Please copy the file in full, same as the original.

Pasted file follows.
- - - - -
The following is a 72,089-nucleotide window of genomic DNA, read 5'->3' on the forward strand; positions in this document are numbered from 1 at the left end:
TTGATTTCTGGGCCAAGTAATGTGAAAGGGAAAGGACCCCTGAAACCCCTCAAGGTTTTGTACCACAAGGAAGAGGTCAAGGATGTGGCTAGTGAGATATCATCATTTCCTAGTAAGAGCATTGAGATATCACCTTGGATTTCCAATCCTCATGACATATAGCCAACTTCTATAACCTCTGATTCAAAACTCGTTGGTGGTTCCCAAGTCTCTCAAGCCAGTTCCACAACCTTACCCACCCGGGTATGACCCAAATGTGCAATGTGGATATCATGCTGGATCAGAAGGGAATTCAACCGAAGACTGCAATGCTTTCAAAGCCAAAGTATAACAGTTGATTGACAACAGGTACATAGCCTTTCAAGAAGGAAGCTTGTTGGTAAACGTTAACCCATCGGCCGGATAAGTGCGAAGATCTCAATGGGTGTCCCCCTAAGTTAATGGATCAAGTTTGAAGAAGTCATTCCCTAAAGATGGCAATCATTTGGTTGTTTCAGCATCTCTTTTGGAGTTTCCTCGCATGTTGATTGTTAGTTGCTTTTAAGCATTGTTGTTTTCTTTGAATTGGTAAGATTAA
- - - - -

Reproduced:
The following is a 72,089-nucleotide window of genomic DNA, read 5'->3' on the forward strand; positions in this document are numbered from 1 at the left end:
TTGATTTCTGGGCCAAGTAATGTGAAAGGGAAAGGACCCCTGAAACCCCTCAAGGTTTTGTACCACAAGGAAGAGGTCAAGGATGTGGCTAGTGAGATATCATCATTTCCTAGTAAGAGCATTGAGATATCACCTTGGATTTCCAATCCTCATGACATATAGCCAACTTCTATAACCTCTGATTCAAAACTCGTTGGTGGTTCCCAAGTCTCTCAAGCCAGTTCCACAACCTTACCCACCCGGGTATGACCCAAATGTGCAATGTGGATATCATGCTGGATCAGAAGGGAATTCAACCGAAGACTGCAATGCTTTCAAAGCCAAAGTATAACAGTTGATTGACAACAGGTACATAGCCTTTCAAGAAGGAAGCTTGTTGGTAAACGTTAACCCATCGGCCGGATAAGTGCGAAGATCTCAATGGGTGTCCCCCTAAGTTAATGGATCAAGTTTGAAGAAGTCATTCCCTAAAGATGGCAATCATTTGGTTGTTTCAGCATCTCTTTTGGAGTTTCCTCGCATGTTGATTGTTAGTTGCTTTTAAGCATTGTTGTTTTCTTTGAATTGGTAAGATTAA